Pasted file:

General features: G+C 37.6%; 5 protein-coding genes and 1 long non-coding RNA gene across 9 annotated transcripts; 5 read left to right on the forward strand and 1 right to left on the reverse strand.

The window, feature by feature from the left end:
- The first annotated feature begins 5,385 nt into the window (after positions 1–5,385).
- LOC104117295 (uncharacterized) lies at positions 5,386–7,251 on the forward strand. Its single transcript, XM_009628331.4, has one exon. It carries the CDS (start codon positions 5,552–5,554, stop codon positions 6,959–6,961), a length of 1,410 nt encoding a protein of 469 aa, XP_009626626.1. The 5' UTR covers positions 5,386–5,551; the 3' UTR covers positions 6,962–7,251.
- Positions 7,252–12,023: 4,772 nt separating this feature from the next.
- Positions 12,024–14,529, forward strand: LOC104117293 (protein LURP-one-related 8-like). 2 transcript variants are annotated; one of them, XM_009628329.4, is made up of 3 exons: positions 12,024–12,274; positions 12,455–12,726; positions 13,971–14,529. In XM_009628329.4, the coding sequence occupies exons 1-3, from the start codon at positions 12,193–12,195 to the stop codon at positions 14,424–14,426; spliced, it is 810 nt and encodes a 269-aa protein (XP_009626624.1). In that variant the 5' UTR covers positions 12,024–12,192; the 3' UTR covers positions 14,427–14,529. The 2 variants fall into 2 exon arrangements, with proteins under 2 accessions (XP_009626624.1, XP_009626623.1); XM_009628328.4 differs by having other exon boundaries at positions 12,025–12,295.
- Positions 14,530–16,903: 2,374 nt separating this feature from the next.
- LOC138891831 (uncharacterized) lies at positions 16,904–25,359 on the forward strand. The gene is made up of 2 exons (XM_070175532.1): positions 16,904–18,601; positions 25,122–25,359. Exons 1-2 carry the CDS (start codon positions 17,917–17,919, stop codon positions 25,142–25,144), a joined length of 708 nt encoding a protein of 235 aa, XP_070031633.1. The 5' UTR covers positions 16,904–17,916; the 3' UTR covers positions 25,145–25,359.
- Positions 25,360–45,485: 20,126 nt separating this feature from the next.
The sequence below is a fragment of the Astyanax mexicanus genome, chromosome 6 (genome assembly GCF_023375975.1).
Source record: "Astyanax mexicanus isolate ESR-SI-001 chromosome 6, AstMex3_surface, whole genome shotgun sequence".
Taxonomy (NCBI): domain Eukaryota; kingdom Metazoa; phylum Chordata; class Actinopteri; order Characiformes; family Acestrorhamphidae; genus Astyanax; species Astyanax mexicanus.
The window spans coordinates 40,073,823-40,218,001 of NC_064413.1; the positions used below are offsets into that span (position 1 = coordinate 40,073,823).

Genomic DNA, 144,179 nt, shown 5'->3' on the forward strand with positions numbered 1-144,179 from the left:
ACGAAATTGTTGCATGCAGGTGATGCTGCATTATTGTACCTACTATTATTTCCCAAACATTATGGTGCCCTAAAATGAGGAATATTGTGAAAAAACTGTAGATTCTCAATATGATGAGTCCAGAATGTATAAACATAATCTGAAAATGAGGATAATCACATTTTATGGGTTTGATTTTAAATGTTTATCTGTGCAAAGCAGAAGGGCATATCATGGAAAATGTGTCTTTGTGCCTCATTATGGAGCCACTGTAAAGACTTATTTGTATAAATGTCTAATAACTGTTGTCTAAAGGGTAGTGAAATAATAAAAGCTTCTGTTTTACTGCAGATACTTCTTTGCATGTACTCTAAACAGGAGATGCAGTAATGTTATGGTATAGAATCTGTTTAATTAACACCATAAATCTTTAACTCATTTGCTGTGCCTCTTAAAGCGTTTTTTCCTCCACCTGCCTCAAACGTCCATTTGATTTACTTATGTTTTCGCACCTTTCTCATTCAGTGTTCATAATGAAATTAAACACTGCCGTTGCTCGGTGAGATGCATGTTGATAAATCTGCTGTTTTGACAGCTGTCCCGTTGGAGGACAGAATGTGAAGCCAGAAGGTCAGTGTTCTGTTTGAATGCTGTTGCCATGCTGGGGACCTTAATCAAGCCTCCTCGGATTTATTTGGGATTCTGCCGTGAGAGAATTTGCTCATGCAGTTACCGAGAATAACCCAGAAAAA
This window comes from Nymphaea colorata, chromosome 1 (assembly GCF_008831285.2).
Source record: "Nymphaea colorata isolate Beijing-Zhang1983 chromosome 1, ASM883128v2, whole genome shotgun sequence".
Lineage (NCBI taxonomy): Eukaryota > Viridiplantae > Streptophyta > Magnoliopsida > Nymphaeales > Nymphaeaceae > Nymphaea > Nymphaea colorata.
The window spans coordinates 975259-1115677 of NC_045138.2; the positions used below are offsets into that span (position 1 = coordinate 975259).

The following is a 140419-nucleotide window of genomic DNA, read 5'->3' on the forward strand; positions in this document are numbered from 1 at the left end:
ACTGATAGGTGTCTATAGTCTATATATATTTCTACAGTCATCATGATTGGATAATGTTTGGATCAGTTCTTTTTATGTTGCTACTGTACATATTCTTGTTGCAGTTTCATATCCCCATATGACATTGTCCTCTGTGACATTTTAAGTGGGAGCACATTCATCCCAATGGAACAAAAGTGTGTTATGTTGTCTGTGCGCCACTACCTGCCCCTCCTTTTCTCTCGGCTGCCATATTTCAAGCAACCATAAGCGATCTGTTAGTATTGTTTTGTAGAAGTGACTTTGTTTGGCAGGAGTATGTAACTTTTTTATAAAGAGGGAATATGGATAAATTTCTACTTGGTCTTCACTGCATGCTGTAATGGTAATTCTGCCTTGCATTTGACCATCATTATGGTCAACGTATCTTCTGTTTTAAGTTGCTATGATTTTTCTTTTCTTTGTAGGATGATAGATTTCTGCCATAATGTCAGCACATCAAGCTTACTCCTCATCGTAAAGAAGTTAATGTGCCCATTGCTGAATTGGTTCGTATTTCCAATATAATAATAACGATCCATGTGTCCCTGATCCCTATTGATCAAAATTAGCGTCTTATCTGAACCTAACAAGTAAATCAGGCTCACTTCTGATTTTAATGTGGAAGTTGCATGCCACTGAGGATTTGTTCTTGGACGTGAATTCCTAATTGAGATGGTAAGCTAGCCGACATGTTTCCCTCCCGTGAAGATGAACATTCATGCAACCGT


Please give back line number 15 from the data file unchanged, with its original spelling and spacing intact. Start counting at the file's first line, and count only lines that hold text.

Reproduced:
ACGAAATTGTTGCATGCAGGTGATGCTGCATTATTGTACCTACTATTATTTCCCAAACATTATGGTGCCCTAAAATGAGGAATATTGTGAAAAAACTGTAGATTCTCAATATGATGAGTCCAGAATGTATAAACATAATCTGAAAATGAGGATAATCACATTTTATGGGTTTGATTTTAAATGTTTATCTGTGCAAAGCAGAAGGGCATATCATGGAAAATGTGTCTTTGTGCCTCATTATGGAGCCACTGTAAAGACTTATTTGTATAAATGTCTAATAACTGTTGTCTAAAGGGTAGTGAAATAATAAAAGCTTCTGTTTTACTGCAGATACTTCTTTGCATGTACTCTAAACAGGAGATGCAGTAATGTTATGGTATAGAATCTGTTTAATTAACACCATAAATCTTTAACTCATTTGCTGTGCCTCTTAAAGCGTTTTTTCCTCCACCTGCCTCAAACGTCCATTTGATTTACTTATGTTTTCGCACCTTTCTCATTCAGTGTTCATAATGAAATTAAACACTGCCGTTGCTCGGTGAGATGCATGTTGATAAATCTGCTGTTTTGACAGCTGTCCCGTTGGAGGACAGAATGTGAAGCCAGAAGGTCAGTGTTCTGTTTGAATGCTGTTGCCATGCTGGGGACCTTAATCAAGCCTCCTCGGATTTATTTGGGATTCTGCCGTGAGAGAATTTGCTCATGCAGTTACCGAGAATAACCCAGAAAAA